19 Nov 2017

Thirty-third Sunday in Ordinary Time, Cycle A

Fear only two: God, and the man who has no fear of God.
—Hasidic proverb

Psychology says, “Let go.” Spirituality says, “Wake up.” In both cases there is a withdrawal from the busyness of daily life (our dream state) and a waking up to the subconscious and spiritual depths of ourselves.
–Alfred Mcbride, O. Praem., The Priest

12 Nov 2017

Thirty-second Sunday in Ordinary Time, Cycle A

The times we find ourselves having to wait on others may be the perfect opportunities to train ourselves to wait on the Lord.
Joni Eareckson Tada, disabled artist and writer

The Wisdom of God . . . comes forth, reaching from "end to end mightily." She wills to be also the unseen pivot of all nature, the center and significance of all the light that is in all and for all. That which is poorest and humblest, that which is most hidden in all things is nevertheless most obvious in them, and quite manifest, for it is their own self that stands before us, naked and without care.
Thomas Merton, Hagia Sophia

5 Nov 2017

Thirty-first Sunday in Ordinary Time, Cycle A

God favors the humble. Scripture tells us that he resists the proud, but gives grace to the humble. In fact he gives them everything . . . . He cannot refuse it. He gives himself entirely to humility. 
Cardinal Jean Verdier (1864-1940)

Priesthood is not about power, prestige, or privilege. The pedestal has been struck down. The status lost. The Lord cautioned his disciples not to be seeking places of honor.
Bishop Gerald F. Kicanas

22 Oct 2017

Twenty-ninth Sunday in Ordinary Time, Cycle A

Any day, any minute we bless God for our being or for anything, for food, for sunlight, we do and are what we were meant for, made for—things that give and mean to give God glory.
—Gerard Manley Hopkins (1844–1889)

From ancient times down to the present, there is found among various peoples a certain perception of that hidden power which hovers over the course of things and over the events of human history; at times some indeed have come to the recognition of a Supreme Being, or even of a Father.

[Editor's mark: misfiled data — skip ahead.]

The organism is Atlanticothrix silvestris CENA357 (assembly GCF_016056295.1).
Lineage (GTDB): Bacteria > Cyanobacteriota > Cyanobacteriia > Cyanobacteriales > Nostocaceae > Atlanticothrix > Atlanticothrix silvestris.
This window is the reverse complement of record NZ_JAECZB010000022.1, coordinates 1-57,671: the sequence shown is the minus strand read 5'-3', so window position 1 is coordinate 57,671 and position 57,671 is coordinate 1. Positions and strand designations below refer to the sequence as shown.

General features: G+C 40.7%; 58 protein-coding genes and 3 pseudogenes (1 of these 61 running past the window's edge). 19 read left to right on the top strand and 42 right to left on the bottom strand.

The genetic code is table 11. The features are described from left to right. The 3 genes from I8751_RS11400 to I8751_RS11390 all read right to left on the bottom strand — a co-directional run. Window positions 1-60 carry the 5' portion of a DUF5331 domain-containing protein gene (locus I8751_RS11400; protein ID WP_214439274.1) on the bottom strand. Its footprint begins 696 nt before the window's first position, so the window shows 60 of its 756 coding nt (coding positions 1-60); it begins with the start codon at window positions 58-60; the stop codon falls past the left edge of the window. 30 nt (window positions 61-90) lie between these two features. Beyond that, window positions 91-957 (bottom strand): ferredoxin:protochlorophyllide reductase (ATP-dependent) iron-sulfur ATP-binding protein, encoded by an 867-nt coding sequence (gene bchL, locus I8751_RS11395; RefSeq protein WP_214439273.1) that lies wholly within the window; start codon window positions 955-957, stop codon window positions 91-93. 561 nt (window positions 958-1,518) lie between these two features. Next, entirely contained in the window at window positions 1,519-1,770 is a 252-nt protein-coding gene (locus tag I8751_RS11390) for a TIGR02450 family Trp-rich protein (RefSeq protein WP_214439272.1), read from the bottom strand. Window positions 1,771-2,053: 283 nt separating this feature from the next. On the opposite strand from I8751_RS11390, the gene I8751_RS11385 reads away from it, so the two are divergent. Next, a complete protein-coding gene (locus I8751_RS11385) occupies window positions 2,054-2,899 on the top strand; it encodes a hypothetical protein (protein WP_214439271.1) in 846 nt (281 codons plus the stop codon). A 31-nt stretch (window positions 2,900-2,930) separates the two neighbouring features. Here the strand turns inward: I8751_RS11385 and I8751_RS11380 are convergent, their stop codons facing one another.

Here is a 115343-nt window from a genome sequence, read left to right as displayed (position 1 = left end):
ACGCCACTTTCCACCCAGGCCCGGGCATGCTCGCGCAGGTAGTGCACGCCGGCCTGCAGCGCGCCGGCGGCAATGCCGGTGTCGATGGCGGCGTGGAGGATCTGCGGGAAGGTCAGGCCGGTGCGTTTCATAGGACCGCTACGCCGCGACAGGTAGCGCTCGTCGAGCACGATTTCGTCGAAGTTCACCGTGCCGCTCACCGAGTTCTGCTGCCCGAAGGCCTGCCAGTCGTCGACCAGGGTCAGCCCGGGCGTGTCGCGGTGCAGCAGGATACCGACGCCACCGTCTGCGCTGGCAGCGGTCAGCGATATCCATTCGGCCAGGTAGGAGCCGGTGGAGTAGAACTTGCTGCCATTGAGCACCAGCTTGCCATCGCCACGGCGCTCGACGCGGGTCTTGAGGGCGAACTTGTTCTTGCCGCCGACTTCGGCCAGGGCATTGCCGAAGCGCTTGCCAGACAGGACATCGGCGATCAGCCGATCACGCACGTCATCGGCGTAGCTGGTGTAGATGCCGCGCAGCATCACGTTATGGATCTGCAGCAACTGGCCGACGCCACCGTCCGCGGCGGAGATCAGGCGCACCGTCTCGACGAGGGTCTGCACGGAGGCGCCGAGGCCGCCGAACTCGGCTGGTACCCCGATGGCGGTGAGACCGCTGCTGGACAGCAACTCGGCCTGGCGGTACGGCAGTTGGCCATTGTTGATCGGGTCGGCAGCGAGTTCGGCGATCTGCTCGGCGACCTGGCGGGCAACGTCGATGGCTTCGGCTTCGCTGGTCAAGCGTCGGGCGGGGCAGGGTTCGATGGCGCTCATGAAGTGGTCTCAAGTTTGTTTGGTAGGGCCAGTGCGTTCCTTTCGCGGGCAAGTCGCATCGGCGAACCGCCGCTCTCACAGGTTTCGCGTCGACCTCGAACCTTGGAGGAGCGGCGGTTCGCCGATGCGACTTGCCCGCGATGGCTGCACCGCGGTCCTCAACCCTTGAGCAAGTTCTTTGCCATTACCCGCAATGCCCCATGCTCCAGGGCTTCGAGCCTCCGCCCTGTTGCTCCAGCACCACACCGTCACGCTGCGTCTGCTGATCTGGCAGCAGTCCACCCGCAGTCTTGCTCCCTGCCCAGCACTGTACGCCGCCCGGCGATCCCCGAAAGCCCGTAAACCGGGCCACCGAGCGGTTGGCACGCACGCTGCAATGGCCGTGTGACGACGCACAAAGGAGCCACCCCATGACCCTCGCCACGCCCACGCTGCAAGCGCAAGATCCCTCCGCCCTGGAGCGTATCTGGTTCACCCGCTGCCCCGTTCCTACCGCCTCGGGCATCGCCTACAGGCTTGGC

—Nostra Aetate (1965)

15 Oct 2017

Twenty-eighth Sunday in Ordinary Time, Cycle A

How can we profess faith in God's word, and then refuse to let it inspire and direct our thinking, our activity, our decisions, and our responsibilities toward one another? Faith is always demanding, because faith leads us beyond ourselves.
Pope John Paul II (1920-2011)

Remain in the same house, eating and drinking whatever they provide.
Luke 10:7

8 Oct 2017

Twenty-seventh Sunday in Ordinary Time, Cycle A

To be spiritually weeded means to have renounced the love of material things and attachment to possessions . . . . Freed from the profitless burden of earthly aspirations, that person can breathe again.
Basil the Great (c. 330-379)

Peace I leave with you; my peace I give to you. I do not give to you as the world gives. Do not let your hearts be troubled, and do not let them be afraid. 
John 14:27

1 Oct 2017

Twenty-sixth Sunday in Ordinary Time, Cycle A

The fundamental thing for the member is to be united with all the other members of the Mystical Body; the essential Christian virtue is, then, the virtue which unites all members in Christ, that is, charity.
Émile Mersch, S.J.

The universal church is seen to be "a people brought into unity from the unity of the Father, the Son, and the Holy Spirit."
Dogmatic Constitution on the Church, 1964

The gate of heaven is very low; only the humble can enter it.
Elizabeth Ann Seton (1774-1821)

24 Sep 2017

Twenty-fifth Sunday in Ordinary Time, Cycle A

Our sins are nothing but a grain of sand alongside the great mountain of the mercy of God.
—Saint John Vianney (1786-1859)

How can we pray to God for mercy if we ourselves have no mercy?
—Isaac Bashevis Singer (1904-91)

Mercy is the fulfillment of justice, not its abolition.
—Thomas Aquinas (c. 1225-74)